Listen to this short episode to experience a high-fidelity binaural demonstration of this best in class Keurig coffeemaker: My original review from the summer 2020 WCB Newsline appears below.
Listen to experience a high-fidelity stereo demonstration of this best in class Keurig coffeemaker. Purchasing information may be found at the following link:
Coffee Magic at a Price
by Reginald George
Let’s start with this little-known fact: Seattle is the official coffee capitol of the universe. Everett and Vancouver are right behind.
In case you doubt, Wikipedia says “Seattle is regarded as a world center for coffee roasting and coffee supply-chain management. People in Seattle consume more coffee than in any other American city, one study stated.”
So how far are you willing to go for a good cup of Joe that is easy to make and pour? For myself, I’m finding it’s pretty far. The $15 coffeemakers out there are not cutting it anymore for my exacting requirements. My Keurig is eight years old and, besides, it’s sadly stuck waiting for me at my office. I needed something at home to help me stay alert while working.
I had spent about six months obsessing over finding just the right coffeemaker, when one day my co-editor, Heather, walked into a Bed Bath and Beyond in Walla Walla and walked out with what must be one of the most stand-alone, accessible, blind-friendly units available. It’s not perfect, but it’s close.
I have always been a fan of one device to rule them all. My iPhone reads me my books, takes me on walks, wakes me up and puts me to sleep, and if I could get it to make coffee, I would.
I was originally fascinated by what are called grind and brew coffeemakers. What I really wanted was a machine that would sing sweetly to me in the morning; accept whole beans, ground coffee and K-cups of any brand; give me hot water on demand for a cup of soup, tea, mulled wine, or cider; make a pot or cup of the size I specify; and do it all automatically. I don’t ask for much, do I?
The Keurig K-Duo Plus is an incredibly well-designed, compact machine for around $220 before discounts, which, with the exception of singing and grinding whole beans, checks all those boxes for me.
There is a version of this coffeemaker called the Keurig K-Duo Essential at Walmart for around $100, but it lacks many of the best features. More on that later.
The Keurig K-Duo Plus comes with a removable 60-oz. reservoir, or tank, that is supposed to make a 12-cup coffeepot. If you believe, as they do, that a cup holds five ounces, you might even buy this ridiculous claim. The big, round, insulated, stainless-steel pot that comes with the machine is easy to pour from, and it keeps the coffee hot for up to two hours without burning it. This replaces the typical heating plate underneath your coffee, which tends to make it too hot and causes bitterness over time. Life can be bitter enough without bad coffee.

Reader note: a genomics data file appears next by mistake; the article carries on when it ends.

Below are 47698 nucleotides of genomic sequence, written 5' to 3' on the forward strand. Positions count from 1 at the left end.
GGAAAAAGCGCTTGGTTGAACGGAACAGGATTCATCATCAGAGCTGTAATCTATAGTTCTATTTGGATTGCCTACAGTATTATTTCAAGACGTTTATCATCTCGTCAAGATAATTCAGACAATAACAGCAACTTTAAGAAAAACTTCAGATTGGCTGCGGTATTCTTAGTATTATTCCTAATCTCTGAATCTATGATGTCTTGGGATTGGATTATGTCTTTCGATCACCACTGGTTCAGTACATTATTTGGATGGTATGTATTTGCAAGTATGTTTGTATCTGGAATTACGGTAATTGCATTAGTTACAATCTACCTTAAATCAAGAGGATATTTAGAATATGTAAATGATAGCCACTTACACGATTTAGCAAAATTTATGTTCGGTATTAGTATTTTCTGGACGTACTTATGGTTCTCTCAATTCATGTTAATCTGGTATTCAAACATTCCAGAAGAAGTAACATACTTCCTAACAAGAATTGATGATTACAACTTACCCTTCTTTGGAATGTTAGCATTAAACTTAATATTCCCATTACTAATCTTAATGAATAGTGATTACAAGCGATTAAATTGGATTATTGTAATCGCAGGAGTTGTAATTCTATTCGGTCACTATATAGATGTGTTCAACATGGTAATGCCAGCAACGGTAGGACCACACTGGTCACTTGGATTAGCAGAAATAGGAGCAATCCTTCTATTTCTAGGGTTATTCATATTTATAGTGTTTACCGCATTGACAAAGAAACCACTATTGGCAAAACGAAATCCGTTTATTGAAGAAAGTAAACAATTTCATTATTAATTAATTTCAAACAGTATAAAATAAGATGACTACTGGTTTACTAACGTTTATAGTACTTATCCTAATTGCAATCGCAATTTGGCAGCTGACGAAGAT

The water reservoir has the unique ability to be rotated on a platform to either side of the machine or behind it. This lets you adapt the Duo Plus to your environment, and it should fit nicely under most cabinets.
The K-Duo Plus takes standard paper filters, and comes with a reusable gold filter and a long, disposable charcoal filter that slips into the tank to keep the water tasting sweet and pure. This also keeps minerals out of the machine and will extend its life, so it’s a good idea to change this every three months or so.
The main controls are individual push-buttons that circle around the brew button in the center with a large raised letter K on it.
Starting at the bottom of the dial between five and seven o’clock, you have two buttons that specify either carafe or cup. Then, moving clockwise around the dial are the buttons for choosing your sizes, which are 6, 8, 10 and 12 oz. or cups, depending on if you are making one cup with a pod, or brewing a pot of coffee.
The differences with the less-expensive Walmart version include:
• Only three sizes: 8, 10 and 12.
• Not programmable.
• You can’t move the tank, as it’s in a fixed position behind the machine.
• No button for a stronger brew.
• It comes with a glass carafe that must be heated on the plate underneath.
Still, if this meets your needs, it’s well worth the price.
There is much more I could say about these models. One downside is that there is no beep or signal built in, so singing is out of the question. However, if you are listening, you can hear when the machine turns on and when the coffee has finished brewing. A beep would have been helpful to know if it’s low on water or if some error has occurred. But as long as you follow the steps in order, you will have excellent results.
My old Keurig stayed on all the time to keep the water hot, so coffee was ready very quickly. To save energy, this machine automatically powers down after five minutes, so it takes a little longer to boil the water, but you don’t have to wait to start the process. You can put in your pod, hit the power, choose your size, press the strong button if desired, then press brew and walk away. In a few minutes, you come back to a perfect cup or pot of coffee. You can also operate the machine with no pod and have just straight hot water.
When you first plug it in, you are asked to set the time and, of course, this isn’t very accessible. It can be done if you know you are starting at midnight, and count the taps to the correct time. The timer remembers the last time it was set, and this makes it difficult to set without sight, but this feature was not important to me.
If anyone has any thoughts on the best grinder to go with this, or anything coffee-related, you can write to TheWCBNewsline at GMail, and we can all enjoy your comments together, over the hot beverage of our choice, in the next issue.